“In order to ensure that wealthier teams are not able to ‘stockpile’ talent on their benches when those players could or should be in the starting line-up of less wealthy teams, a talent-distribution threshold has been introduced which requires that any 5 of a teams’ players must, collectively, be paid no more than $400,000 (in 2016/17 and subject to adjustment thereafter). These measures have been introduced to replace the existing player points system,” Loeliger said
The marquee player system has also been revised.
“In conjunction with the revisions made to the salary cap system we hope this will incentivise teams to retain Australian and New Zealand talent at the very highest level in the long term.”
This will mean that any non-restricted (local) player may be nominated by a team as its marquee player, meaning that only the first $150,000 of that player’s salary will be counted toward that team’s salary cap, a move that for the first time sees Australian players being acknowledged by the NBL as some of the best in the world.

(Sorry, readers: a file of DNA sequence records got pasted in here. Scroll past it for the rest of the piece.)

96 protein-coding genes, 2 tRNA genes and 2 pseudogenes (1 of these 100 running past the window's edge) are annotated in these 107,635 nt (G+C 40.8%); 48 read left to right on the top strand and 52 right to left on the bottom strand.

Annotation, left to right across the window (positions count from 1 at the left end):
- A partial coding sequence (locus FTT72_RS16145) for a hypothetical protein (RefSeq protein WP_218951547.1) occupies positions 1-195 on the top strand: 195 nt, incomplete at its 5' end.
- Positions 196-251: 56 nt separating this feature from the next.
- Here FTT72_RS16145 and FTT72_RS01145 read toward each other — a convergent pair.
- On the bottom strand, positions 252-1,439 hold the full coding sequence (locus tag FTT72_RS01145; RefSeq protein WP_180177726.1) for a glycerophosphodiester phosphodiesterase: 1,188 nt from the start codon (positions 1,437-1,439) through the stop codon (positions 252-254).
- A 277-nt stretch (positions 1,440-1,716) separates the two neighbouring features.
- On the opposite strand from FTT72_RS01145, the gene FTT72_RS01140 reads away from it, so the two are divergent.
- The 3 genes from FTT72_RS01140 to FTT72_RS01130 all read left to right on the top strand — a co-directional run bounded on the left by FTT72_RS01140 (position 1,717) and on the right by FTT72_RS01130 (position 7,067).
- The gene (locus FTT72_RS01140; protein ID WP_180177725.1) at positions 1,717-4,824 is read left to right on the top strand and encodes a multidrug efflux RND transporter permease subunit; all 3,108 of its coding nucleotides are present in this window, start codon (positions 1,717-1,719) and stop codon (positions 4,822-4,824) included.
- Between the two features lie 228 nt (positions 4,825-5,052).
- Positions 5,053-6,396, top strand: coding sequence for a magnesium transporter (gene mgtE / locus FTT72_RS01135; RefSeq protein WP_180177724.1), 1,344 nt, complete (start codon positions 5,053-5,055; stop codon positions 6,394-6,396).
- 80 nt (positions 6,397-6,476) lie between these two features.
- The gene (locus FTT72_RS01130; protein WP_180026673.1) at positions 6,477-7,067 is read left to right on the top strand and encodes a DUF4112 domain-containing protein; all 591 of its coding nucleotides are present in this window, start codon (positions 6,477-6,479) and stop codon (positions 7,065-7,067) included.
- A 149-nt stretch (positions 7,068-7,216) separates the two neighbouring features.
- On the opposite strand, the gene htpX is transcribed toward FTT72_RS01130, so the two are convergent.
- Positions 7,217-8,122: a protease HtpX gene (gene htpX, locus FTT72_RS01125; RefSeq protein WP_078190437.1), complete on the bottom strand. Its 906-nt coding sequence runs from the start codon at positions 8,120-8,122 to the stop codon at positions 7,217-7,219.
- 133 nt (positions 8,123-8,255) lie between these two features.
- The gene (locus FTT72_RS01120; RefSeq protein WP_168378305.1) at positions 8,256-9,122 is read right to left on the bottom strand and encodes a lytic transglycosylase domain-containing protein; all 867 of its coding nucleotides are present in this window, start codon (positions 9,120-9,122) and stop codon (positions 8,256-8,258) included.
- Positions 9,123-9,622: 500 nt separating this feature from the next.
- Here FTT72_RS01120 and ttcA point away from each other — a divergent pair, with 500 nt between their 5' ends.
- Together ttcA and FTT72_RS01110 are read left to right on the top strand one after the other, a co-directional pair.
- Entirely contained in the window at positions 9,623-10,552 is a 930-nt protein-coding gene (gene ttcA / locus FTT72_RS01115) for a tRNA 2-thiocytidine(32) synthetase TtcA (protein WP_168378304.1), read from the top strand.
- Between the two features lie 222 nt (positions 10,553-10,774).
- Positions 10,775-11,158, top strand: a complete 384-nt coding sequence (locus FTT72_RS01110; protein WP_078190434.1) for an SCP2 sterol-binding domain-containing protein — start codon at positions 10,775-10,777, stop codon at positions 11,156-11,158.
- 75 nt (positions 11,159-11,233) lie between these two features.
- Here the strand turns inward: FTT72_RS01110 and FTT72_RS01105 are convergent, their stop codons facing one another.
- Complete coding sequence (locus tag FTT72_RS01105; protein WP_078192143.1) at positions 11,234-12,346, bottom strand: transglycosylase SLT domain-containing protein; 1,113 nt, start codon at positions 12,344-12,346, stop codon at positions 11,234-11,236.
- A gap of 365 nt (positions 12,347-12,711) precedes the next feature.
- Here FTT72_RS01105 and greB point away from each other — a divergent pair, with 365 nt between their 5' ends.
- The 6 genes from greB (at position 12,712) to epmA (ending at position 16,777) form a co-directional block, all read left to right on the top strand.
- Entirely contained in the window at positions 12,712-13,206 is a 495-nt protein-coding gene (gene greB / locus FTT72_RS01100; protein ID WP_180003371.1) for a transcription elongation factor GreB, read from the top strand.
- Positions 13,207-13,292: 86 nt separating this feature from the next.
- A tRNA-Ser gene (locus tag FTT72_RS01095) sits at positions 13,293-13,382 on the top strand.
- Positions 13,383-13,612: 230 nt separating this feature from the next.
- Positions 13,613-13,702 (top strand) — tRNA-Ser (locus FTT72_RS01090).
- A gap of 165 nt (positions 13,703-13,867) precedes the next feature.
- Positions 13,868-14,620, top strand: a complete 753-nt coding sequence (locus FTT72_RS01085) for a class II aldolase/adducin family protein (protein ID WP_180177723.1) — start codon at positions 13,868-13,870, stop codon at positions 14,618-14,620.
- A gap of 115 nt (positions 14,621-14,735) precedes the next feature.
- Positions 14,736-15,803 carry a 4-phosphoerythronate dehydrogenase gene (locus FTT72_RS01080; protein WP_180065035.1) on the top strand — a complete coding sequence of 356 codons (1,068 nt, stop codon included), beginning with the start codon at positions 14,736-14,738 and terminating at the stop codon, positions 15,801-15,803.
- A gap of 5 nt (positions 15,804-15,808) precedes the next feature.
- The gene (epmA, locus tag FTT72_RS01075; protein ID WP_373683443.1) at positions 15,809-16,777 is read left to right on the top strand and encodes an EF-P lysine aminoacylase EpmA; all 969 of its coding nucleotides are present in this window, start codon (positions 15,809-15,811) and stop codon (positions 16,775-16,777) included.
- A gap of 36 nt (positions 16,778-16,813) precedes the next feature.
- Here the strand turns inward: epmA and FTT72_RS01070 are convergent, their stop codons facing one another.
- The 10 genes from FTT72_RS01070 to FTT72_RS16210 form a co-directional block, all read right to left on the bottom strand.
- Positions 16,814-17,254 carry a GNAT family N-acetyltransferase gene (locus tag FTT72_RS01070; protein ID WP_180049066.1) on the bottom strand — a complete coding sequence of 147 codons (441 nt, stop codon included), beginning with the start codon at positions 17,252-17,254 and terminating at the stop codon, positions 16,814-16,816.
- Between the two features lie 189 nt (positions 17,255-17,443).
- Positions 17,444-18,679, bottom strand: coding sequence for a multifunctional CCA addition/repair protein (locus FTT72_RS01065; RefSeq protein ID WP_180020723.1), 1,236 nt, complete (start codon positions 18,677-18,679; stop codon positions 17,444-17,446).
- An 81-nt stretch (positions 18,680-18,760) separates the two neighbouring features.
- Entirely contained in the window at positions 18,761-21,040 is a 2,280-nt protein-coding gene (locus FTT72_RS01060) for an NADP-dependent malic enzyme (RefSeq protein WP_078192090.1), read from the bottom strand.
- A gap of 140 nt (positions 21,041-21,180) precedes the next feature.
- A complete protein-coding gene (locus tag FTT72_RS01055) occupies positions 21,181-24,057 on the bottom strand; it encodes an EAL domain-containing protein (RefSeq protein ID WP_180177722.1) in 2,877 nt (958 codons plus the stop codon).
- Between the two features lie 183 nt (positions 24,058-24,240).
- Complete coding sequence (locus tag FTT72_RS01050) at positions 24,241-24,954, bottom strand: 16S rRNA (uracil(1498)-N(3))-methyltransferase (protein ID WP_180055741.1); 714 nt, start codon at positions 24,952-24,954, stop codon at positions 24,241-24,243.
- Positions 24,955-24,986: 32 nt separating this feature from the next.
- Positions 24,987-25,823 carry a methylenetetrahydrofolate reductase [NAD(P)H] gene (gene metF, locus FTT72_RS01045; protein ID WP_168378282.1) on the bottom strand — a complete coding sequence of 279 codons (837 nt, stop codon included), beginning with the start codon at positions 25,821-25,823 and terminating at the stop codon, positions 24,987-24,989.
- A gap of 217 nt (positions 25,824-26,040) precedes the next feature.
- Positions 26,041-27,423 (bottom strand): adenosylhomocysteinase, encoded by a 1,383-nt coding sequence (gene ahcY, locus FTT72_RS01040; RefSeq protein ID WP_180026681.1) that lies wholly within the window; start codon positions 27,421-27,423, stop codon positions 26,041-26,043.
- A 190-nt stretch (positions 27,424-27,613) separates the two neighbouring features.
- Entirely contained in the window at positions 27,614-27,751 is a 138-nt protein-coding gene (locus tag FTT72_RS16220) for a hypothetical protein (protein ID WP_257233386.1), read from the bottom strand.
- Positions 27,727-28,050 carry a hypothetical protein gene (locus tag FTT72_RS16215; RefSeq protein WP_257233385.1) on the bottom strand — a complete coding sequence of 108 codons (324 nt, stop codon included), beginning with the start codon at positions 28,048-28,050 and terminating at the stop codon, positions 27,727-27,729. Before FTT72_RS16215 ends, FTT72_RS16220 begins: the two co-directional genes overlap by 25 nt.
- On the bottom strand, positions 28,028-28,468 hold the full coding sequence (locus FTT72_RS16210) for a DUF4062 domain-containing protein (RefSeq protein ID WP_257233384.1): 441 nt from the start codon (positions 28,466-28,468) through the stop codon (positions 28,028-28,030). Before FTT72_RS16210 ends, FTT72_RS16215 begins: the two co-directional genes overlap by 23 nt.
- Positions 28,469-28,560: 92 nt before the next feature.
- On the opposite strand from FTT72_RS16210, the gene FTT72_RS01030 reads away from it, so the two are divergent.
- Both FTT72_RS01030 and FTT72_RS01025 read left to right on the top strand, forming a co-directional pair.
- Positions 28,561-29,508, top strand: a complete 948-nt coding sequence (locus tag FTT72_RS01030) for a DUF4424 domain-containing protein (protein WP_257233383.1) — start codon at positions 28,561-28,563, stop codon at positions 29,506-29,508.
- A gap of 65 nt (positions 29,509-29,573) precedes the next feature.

Any team may replace any one or more of its restricted player entitlements with an additional non-restricted marquee player, with the salary cap amount increasing by $50,000 for each additional marquee player. (i.e. $200,000 of a team’s second marquee player’s salary would be counted toward the salary cap, $250,000 for the third and $300,000 for the fourth).
Australian Basketballers’ Association Chief Officer, Jacob Holmes, said the adjustments were a big step forward in re-engaging with our Australian talent playing off shore while maintaining the opportunities for local players to excel and grow within the top league in the country.
“We want as many opportunities for our Australian players to better themselves in high quality competition as possible. The increase in the playing list numbers and the changes to the salary cap, removal of the Player Points System and new marquee player rules will help us to work with our incredibly talented stars overseas while continuing to showcase our existing and new up and coming local talent.”